The CDC reported two cases of enterovirus 71, which can cause serious complications, and as there have been no recent outbreaks, children are not immune
By Lee I-chia / Staff reporter
Two cases of enterovirus 71 (EV71) were reported last week, the Centers for Disease Control (CDC) said yesterday, adding that it was a warning sign, as the virus has not been detected for more than a year.
Parents are advised to remind their children to practice good hand hygiene, it said.
Guo Hung-wei (郭宏偉), director of the CDC’s Epidemic Intelligence Center, said that 165,230 people visited a hospital for diarrhea last week, which is a high number.
Photo courtesy of the Taoyuan Department of Public Health
Most of the diarrhea case clusters were caused by norovirus infection, but there were also enterovirus cases, and weekly caseloads are slowly increasing, Guo said.
Most of last week’s enterovirus cases had Enterovirus D68 (EV-D68), but two young children in northern Taiwan had EV71, weekly enterovirus data showed.
One of the EV71 cases is a one-year-old boy who had a fever and fatigue, while the other is a four-year-old girl who had a fever, sore throat and mouth ulcers, CDC physician Lin Yung-ching (林詠青) said.
While their family members did not have symptoms, classmates at their nursery and preschool had enterovirus infections, Lin said.
“EV71 infection can cause nervous system complications, including encephalitis, meningitis and even acute flaccid paralysis,” he said.
Mild symptoms include herpangina (blister-like sores in the mouth and throat) and foot-and-mouth disease, Lin said, adding that the four-year-old girl’s ulcers were a typical symptom.
“There has been no enterovirus outbreak in the past three years, so many young children have never been infected with an enterovirus and do not have immunity, making cluster infections more likely,” he said.
Enteroviruses mainly spread through respiratory droplets and direct contact with contaminated objects, so parents should remind their children to wash their hands frequently and wear a mask if they have symptoms, Lin said.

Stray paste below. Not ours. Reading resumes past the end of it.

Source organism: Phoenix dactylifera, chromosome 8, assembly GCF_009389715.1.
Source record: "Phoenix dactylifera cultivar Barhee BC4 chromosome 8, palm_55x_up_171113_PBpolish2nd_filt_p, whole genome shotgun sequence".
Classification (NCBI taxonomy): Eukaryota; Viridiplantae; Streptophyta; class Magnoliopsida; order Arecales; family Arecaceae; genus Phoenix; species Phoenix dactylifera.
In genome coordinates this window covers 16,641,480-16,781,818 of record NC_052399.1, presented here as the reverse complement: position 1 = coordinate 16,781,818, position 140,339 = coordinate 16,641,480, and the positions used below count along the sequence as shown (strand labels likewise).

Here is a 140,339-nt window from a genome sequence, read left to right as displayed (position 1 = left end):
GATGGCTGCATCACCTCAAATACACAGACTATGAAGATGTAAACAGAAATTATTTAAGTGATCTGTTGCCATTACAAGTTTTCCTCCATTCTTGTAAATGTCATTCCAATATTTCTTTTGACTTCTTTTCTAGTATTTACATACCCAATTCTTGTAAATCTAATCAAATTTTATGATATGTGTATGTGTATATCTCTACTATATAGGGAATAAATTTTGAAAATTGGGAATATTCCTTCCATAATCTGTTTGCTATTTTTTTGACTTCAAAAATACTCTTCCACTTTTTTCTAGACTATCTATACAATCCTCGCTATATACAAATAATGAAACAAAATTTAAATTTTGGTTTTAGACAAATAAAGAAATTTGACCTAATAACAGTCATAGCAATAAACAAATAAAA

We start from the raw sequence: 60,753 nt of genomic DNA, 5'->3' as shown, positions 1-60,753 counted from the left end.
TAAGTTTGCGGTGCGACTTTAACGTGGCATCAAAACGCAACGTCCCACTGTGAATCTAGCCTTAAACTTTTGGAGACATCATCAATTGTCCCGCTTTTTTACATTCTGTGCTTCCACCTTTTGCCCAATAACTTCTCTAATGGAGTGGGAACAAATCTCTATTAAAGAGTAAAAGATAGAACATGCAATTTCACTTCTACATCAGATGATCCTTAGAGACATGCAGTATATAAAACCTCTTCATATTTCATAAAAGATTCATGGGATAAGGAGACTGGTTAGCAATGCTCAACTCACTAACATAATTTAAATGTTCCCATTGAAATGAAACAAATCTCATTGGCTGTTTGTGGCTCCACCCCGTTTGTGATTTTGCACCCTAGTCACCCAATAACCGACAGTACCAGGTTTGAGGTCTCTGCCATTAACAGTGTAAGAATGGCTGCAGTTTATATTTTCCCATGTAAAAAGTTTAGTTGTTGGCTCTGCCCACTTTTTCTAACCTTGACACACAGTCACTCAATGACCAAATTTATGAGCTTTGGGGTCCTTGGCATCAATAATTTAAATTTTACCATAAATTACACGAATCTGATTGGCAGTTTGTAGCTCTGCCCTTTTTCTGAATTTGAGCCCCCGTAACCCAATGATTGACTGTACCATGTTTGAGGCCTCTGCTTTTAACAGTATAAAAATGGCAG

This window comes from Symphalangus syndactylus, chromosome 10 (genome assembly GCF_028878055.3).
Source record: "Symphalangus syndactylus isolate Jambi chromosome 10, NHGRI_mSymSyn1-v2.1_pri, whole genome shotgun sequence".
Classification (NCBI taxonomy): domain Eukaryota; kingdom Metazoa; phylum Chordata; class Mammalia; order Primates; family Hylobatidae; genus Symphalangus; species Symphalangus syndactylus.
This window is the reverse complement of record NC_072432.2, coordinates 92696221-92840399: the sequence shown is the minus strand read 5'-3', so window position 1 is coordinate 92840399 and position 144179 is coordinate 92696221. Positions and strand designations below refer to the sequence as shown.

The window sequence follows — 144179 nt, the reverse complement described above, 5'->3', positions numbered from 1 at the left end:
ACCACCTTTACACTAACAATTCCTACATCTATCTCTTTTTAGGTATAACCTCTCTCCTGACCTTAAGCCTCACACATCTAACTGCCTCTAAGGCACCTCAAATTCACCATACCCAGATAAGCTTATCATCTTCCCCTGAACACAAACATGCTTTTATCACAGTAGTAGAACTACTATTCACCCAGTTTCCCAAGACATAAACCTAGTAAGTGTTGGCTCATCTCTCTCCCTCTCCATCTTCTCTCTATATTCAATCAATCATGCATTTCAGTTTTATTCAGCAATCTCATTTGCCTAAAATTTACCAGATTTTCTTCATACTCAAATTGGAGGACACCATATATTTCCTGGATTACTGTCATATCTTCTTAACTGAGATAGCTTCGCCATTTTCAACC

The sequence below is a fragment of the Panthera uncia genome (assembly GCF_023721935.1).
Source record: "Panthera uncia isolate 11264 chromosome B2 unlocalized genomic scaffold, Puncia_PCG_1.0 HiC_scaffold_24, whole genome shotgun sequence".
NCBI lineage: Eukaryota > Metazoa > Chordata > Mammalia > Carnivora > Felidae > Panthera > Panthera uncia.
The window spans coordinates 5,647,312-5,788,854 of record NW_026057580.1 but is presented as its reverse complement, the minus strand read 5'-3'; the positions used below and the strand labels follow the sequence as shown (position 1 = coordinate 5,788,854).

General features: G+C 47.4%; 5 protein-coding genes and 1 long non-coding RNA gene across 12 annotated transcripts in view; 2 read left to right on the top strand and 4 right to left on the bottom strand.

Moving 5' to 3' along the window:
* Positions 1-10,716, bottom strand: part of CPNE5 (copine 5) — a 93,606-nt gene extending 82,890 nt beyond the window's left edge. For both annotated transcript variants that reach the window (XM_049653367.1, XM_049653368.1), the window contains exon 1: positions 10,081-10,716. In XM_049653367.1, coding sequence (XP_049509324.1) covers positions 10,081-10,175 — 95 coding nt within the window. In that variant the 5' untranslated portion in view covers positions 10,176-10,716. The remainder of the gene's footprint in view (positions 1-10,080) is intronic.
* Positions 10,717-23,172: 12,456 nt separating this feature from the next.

People should seek medical attention if suspected symptoms occur and rest at home, he added.
CDC Deputy Director-General Philip Lo (羅一鈞) said the two EV71 cases are a warning sign, as the virus has not been detected in Taiwan for more than a year.
There have been large outbreaks in the past, and the virus can cause severe complications, so the CDC plans to tell healthcare facilities to be cautious and ask schools and parents to remind young children to practice good hand hygiene, he said.
Children aged five or under are at higher risk of severe complications, and parents should seek medical attention immediately if their children are persistently sleepy or repeatedly vomiting, or if they have concentration issues, fatigue, weakness of the limbs, myoclonic jerks, shortness of breath or a rapid heartbeat when their body temperature is normal, Lin said.
Meanwhile, three cases of severe flu complications were reported last week: one with the influenza A (H1N1) virus and two with the influenza A (H3N2) virus, Lin said, adding that they were all over the age of 50 and did not get vaccinated this flu season.
Separately, the Central Epidemic Command Center yesterday reported 9,860 new local COVID-19 cases, 225 imported cases and 28 deaths.
The local case count is 8.8 percent lower than it was on Tuesday last week, it said.
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